Short Take: The Death of “But For Video”

When cellphone cameras and video became ubiquitous and police body cams became the norm, video revealed much of what had been adamantly denied. Cops sometimes did bad, and sometimes, horrible, things. Those who slept comfortably knowing that all police officers were mutations of Andy Griffith had a rude awakening, judges included. But the aftermath of the Hamas terrorist attack suggests that the “truth” videos once revealed have both spoiled people and given people an excuse not to believe any source if they can’t see it with their own eyes.

But there’s more: Even if they do see it, they still don’t have to believe it because of deep fakes, contextless video and the now-ubiquitous “aftermath” video which supposedly proves that an unseen preceding narrative is proved by what’s left behind.

To this moment, there are passionate believers who refuse to accept that “atrocities” were committed against the Israelis, and that any claims of rapes, burnings, beheadings of babies are mere Zionist propaganda designed to make people hate Palestinians, who are the real victims here. Their proof? Where are the videos? Hamas took many videos of their freedom fight and they show them treating children with kindness and only a few beheadings here and there, none of which involve babies. See? No video, it never happened.

Reporters say so. Meh, lying liars with their “moral clarity” to sell. Elected officials say so. Meh, they can’t tell you the time without lying and it’s all “fake news” anyway, unless we want it to be true. The Red Cross says so. Meh, greedy money-grubbers trying to scam donations so they can buy new curtains. If there’s no one to be believed, then you’re free to believe whatever suits your cause. And without video, no one can prove your wrong. Doubting requires no video. Doubting requires no proof.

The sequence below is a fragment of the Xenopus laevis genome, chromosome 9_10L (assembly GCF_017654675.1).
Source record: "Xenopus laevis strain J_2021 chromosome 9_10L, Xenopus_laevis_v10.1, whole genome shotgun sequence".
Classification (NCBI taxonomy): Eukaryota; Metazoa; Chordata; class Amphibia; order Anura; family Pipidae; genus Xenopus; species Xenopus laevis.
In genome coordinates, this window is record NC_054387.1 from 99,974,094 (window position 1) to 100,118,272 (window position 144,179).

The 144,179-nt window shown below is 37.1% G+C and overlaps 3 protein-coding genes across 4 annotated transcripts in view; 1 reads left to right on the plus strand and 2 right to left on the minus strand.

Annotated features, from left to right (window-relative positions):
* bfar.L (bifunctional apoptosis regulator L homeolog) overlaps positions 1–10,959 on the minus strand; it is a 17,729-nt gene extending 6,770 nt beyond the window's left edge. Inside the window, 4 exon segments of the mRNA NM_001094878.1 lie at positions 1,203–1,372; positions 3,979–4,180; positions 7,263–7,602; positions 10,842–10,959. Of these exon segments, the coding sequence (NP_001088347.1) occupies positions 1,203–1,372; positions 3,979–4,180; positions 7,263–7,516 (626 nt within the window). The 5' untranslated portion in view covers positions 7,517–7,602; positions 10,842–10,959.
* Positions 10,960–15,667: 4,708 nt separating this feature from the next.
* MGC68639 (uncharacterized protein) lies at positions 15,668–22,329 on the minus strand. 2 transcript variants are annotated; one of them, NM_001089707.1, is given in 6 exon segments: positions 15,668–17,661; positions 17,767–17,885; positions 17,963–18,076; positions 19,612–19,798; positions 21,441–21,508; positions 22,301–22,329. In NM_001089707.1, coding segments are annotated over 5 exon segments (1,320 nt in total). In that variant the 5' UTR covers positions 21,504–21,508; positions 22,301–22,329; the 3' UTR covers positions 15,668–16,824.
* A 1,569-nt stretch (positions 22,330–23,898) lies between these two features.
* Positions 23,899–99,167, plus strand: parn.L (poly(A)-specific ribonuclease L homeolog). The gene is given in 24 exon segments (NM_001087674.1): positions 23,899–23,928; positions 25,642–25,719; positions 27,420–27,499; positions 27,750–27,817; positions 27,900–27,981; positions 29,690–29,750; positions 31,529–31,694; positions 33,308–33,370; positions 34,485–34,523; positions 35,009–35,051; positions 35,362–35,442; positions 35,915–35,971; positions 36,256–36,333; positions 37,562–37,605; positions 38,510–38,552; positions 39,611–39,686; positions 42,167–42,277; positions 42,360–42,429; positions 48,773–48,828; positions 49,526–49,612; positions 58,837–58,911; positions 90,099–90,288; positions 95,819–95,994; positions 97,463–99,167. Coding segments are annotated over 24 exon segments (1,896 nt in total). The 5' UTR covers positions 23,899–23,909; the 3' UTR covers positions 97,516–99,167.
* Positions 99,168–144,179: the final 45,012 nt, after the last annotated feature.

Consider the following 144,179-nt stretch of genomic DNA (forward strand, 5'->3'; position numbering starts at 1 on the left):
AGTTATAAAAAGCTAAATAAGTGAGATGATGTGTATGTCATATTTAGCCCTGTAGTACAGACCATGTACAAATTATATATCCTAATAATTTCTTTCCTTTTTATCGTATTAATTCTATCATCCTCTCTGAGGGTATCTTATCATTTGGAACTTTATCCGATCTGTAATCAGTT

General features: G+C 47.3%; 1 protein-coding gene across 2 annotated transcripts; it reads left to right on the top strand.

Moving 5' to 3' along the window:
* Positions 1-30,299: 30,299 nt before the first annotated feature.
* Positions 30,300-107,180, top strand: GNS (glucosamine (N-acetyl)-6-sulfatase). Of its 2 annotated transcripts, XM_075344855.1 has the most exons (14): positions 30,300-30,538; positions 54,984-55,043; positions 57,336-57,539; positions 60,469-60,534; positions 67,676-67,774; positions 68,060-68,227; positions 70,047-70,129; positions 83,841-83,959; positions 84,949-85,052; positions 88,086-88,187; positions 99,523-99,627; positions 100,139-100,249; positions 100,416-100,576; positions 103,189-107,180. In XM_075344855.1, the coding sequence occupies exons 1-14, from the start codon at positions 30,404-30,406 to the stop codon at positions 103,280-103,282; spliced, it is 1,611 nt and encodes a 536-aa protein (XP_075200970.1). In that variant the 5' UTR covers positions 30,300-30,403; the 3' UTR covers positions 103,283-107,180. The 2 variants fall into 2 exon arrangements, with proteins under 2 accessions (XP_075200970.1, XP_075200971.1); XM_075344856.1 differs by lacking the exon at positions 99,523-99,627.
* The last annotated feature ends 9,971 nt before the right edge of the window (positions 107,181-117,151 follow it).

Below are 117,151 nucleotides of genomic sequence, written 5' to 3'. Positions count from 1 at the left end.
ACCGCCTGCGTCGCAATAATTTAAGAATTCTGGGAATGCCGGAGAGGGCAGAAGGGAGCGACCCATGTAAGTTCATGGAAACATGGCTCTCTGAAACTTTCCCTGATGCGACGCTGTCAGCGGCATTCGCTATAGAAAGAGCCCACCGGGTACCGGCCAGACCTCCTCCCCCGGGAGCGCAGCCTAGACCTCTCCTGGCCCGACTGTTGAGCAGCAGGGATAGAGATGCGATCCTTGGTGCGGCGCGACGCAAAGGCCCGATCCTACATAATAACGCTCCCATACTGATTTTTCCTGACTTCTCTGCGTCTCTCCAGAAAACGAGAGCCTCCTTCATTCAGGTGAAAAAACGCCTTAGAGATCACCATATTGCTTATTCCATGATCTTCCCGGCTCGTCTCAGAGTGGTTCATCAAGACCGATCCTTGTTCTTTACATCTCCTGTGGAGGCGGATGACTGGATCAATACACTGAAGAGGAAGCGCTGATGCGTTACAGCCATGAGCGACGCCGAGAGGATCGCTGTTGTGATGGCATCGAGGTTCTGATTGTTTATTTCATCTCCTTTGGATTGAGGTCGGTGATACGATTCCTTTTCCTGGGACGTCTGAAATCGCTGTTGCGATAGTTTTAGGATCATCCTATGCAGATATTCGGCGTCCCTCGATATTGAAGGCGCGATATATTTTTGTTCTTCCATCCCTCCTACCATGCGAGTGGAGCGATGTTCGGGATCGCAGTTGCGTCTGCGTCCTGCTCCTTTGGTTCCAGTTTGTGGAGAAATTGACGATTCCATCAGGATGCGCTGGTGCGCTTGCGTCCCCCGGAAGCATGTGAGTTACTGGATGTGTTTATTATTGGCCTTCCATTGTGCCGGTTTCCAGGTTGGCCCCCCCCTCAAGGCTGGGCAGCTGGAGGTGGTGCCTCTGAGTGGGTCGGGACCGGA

But even when there are images, it doesn’t change the calculus. After all, images can always be faked. They could be from ten years ago. They could be edited. Or just complete fabrications. We have the technology.

Watching one of the talking headettes on MSNBC yesterday, she stated that the Gaza Ministry of Health said that 2400 Palestinians were killed, mostly women and children. The congressman in a box on the screen responded, “you do realize that the only government in Gaza is Hamas, and that the “official” sounding Ministry of Health is just Hamas propaganda, right?” No. No she did not. She thanked him for informing here. It was the end of her hour, and so the next headette took over, starting her segment with “The Gaza Ministry of Health said that 2400 Palestinians were killed, mostly women and children.” The congressman was no longer in the box to explain.

To be fair, neither you nor I are on the ground in Israel or Gaza, and thus are in no position to assert from personal experience what happened. We didn’t see it, just as we don’t see most of what passes for the news. We have to trust someone, believe something, or we wander through the wilderness in a state of constant doubt, never knowing what or who to believe.

Video was supposed to save us from our slavish reliance on the media and reason to inform us that no cop ever beat a black guy and no Hamas terrorist ever beheaded a baby. Now that “but for video” is gone, what are we to believe?

Related Articles


Your email address will not be published. Required fields are marked *